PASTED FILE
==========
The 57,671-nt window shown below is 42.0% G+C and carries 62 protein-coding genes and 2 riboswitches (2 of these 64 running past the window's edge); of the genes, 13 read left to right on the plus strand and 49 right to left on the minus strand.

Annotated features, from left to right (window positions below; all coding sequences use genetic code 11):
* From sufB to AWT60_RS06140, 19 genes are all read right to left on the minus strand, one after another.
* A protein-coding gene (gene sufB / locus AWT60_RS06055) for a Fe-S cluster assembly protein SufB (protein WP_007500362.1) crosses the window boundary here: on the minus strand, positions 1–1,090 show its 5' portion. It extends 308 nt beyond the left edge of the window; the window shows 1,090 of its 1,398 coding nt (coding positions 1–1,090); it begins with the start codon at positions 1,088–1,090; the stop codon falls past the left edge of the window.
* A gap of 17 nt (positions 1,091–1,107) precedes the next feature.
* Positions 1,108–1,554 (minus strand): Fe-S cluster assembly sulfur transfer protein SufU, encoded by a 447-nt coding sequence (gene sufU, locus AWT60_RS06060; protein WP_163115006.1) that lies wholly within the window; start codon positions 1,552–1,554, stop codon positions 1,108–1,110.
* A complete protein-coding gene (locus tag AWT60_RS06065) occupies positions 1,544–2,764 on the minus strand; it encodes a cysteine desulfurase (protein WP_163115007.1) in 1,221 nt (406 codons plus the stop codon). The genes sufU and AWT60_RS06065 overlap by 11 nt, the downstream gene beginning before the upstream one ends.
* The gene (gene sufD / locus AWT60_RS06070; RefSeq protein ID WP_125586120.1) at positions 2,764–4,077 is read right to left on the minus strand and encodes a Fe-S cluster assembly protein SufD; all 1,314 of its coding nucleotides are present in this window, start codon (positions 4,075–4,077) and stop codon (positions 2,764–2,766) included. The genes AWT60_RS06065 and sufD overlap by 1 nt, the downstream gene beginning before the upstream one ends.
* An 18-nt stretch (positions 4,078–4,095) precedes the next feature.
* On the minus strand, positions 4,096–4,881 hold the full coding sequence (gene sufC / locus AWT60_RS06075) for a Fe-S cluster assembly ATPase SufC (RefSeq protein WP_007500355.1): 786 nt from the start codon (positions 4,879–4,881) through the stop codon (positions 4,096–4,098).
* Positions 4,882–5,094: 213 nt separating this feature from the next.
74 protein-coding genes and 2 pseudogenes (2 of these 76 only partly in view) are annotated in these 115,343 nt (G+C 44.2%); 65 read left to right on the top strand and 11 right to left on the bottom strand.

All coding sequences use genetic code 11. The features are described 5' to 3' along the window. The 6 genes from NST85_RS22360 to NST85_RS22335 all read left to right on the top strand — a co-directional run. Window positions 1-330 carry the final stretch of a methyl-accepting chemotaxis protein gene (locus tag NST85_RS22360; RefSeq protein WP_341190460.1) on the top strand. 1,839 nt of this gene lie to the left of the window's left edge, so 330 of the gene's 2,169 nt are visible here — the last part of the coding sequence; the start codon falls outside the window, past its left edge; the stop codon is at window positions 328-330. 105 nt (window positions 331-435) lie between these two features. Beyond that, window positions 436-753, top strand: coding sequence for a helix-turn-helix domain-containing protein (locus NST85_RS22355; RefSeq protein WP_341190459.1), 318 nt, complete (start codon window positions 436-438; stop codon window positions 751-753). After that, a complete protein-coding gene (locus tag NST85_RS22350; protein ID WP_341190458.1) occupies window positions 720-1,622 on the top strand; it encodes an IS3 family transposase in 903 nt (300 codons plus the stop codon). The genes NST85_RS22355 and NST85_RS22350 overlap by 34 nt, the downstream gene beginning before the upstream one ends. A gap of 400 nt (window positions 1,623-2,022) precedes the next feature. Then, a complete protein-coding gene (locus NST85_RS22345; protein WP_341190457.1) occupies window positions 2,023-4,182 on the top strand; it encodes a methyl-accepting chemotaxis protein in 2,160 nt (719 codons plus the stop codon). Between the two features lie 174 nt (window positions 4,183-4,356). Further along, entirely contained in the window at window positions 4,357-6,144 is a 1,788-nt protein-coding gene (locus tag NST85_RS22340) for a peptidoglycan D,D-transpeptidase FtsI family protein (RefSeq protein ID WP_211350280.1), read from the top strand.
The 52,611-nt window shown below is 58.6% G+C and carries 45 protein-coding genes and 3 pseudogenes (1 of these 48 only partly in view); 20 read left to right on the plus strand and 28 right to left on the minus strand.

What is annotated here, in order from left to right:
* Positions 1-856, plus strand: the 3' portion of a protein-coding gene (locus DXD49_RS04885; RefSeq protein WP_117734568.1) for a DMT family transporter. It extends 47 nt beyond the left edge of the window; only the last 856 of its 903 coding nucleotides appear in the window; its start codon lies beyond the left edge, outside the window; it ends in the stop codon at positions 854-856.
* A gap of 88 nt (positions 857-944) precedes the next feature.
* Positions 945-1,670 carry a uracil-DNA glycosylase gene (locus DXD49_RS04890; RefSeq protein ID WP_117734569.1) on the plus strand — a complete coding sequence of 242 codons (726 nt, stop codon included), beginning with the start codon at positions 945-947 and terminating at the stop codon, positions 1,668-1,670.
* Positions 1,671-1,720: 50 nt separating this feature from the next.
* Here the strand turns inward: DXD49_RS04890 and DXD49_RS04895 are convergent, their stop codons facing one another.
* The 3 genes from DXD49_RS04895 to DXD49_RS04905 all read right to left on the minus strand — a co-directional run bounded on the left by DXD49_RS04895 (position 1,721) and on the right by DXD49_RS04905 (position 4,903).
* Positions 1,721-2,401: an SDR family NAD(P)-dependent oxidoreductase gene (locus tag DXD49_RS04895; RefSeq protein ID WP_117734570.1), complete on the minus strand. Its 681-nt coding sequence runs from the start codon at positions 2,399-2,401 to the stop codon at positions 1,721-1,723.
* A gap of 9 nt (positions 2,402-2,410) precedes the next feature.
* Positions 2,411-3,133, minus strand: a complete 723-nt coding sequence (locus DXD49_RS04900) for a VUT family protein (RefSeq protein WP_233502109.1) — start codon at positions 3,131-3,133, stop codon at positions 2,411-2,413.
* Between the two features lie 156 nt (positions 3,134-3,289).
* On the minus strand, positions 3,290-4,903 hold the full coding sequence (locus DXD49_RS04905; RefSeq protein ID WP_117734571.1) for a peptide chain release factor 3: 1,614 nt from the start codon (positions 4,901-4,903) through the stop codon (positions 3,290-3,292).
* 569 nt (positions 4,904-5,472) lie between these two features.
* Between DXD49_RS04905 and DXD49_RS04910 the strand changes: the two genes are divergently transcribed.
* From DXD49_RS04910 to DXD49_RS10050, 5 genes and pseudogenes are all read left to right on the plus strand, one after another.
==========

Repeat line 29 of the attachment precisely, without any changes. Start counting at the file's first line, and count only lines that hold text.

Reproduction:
* From DXD49_RS04910 to DXD49_RS10050, 5 genes and pseudogenes are all read left to right on the plus strand, one after another.